Cuomo: Hochul Will Win

Gov. Andrew Cuomo swatted away questions over whether he’d take Columbia professor Tim Wu as a running mate, insisting his preferred choice for lieutenant governor will be victorious in the Sept. 9 primary.

“Kathy Hochul is going to win the race for lieutenant governor,” Cuomo said. “People understand that the lieutenant governor could become governor and experience really matters.”

Wu, the running mate of Cuomo primary challenger Zephyr Teachout, has spent the last several weeks blasting Hochul’s voting record in the House of Representatives, which he says demonstrates she’s too conservative for a broader Democratic electorate in New York.

“They don’t know Kathy Hochul,” Cuomo told reporters at the West Indian Day Parade in New York City. “Kathy Hochul was in the U.S. Congress. Ask Nancy Pelosi about Kathy Hochul. Ask Charlie Rangel about Kathy Hochul.”

Bolstering their support among the major labor unions, the Cuomo-Hochul ticket was endorsed Monday by 1199/SEIU and the Transport Workers Union.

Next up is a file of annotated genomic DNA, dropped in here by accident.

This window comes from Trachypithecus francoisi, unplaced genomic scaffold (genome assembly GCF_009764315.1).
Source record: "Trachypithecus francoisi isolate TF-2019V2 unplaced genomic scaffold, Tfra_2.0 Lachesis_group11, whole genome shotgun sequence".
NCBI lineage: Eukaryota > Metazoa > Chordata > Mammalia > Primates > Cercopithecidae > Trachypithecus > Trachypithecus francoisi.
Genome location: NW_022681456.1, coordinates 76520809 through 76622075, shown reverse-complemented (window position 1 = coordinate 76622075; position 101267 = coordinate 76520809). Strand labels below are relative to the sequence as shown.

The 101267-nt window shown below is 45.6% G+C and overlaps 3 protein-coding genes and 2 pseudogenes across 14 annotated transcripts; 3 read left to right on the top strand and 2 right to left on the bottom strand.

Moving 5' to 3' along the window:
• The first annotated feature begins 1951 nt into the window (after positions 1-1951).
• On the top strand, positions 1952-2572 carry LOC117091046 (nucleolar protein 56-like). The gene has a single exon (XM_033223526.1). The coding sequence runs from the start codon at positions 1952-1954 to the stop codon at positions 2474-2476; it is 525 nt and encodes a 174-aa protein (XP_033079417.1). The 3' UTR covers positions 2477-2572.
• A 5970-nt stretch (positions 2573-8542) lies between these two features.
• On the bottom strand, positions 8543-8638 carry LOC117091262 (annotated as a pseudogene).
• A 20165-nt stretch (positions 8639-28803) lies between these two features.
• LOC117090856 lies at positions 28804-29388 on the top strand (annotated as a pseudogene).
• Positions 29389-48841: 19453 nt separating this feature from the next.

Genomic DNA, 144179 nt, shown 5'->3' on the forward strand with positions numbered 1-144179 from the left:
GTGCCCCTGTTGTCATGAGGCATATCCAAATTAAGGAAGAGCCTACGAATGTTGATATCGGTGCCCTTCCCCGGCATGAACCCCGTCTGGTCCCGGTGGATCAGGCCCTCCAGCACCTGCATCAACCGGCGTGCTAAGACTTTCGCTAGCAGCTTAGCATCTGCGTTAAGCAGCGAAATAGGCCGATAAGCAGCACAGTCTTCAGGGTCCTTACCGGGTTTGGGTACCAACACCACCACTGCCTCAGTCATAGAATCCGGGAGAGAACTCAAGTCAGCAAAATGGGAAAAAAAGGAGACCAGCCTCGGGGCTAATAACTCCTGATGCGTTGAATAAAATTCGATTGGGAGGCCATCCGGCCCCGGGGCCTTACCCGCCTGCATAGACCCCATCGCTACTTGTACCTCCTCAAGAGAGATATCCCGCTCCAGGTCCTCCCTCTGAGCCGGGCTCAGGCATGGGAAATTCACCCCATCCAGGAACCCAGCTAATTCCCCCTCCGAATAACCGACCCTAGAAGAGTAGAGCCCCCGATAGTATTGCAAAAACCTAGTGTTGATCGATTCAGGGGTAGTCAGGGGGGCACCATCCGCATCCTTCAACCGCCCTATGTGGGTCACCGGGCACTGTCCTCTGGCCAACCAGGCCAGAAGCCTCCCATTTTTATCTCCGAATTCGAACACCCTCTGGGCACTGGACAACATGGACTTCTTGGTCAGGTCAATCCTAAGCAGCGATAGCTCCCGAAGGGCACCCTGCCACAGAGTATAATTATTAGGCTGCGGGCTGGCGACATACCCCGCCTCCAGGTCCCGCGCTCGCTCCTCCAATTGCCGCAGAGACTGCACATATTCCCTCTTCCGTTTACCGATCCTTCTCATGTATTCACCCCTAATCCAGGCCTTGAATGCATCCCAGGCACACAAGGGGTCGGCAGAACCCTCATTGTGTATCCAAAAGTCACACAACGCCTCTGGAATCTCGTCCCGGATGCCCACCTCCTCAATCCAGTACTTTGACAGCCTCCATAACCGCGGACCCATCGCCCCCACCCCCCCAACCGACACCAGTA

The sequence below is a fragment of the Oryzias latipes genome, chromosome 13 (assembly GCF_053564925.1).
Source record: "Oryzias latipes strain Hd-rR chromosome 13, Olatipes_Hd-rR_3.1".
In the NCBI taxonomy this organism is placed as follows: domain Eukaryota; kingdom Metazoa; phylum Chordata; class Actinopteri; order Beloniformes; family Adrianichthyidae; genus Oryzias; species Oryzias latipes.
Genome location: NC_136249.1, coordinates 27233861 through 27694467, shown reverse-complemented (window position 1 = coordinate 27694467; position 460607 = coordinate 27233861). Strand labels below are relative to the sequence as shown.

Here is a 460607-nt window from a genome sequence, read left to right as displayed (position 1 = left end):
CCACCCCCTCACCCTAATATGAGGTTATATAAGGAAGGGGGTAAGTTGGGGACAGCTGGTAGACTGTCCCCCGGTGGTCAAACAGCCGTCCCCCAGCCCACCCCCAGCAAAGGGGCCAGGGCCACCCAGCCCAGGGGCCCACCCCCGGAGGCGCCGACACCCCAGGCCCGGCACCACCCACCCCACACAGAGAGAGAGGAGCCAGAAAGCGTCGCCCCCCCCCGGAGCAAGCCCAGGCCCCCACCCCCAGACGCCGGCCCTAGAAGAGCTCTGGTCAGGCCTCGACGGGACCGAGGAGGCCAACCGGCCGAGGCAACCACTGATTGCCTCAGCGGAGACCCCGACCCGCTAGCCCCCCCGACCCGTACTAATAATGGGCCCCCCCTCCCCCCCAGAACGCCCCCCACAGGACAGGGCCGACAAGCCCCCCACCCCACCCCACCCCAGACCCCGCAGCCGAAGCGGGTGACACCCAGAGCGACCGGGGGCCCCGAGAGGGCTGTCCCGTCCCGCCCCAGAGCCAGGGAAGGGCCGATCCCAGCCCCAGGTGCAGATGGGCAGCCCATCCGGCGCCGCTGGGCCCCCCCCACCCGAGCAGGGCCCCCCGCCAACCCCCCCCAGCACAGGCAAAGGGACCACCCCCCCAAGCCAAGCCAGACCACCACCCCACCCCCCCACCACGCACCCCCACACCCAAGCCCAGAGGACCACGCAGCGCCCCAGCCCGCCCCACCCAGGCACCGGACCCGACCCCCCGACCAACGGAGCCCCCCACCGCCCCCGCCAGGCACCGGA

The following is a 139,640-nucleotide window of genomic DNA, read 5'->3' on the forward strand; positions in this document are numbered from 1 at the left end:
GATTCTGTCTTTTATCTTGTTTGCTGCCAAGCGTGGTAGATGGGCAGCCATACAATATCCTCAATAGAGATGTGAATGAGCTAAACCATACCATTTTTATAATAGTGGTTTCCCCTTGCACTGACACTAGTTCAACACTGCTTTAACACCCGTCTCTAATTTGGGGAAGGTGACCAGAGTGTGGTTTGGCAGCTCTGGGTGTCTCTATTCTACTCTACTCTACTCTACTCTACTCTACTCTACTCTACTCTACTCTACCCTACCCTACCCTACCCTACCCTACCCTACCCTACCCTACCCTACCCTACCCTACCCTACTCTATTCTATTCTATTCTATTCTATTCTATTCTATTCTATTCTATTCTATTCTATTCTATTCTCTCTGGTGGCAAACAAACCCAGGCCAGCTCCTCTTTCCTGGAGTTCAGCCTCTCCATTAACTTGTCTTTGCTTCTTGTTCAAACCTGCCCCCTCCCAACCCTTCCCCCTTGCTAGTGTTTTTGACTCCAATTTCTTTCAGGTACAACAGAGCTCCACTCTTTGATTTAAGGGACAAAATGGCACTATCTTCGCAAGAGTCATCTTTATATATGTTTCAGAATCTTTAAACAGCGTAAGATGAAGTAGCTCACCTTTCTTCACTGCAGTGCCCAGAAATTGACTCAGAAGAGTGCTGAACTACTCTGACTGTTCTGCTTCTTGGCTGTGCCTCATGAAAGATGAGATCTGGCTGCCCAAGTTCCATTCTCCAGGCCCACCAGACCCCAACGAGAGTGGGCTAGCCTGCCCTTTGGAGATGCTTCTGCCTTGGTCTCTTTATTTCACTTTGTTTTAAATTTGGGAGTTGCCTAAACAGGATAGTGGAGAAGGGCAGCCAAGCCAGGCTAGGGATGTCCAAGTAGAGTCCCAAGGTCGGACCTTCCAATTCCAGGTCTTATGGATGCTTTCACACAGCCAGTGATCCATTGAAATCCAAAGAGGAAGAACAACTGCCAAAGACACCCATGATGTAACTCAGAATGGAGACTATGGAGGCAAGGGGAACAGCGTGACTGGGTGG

The turn out operation of 1199/SEIU in particular is considered key in New York City.

Still, there are signs that Cuomo and Hochul are taking the challenge from Teachout and Wu seriously.

Hochul last week appeared in a 3-minute YouTube video touting her liberal credentials. The state Democratic Committee released a mailer that prominently featured both Cuomo and Hochul, and reminding Democratic voters to head to the polls on Sept. 9.

A Hochul loss in the Democratic primary would upend the race for governor.

Hochul would appear with Cuomo on the minor party lines — Independence, Working Families and the newly formed Women’s Equality Party line — but on the Democratic ballot line, having the effect of those votes be counted separately.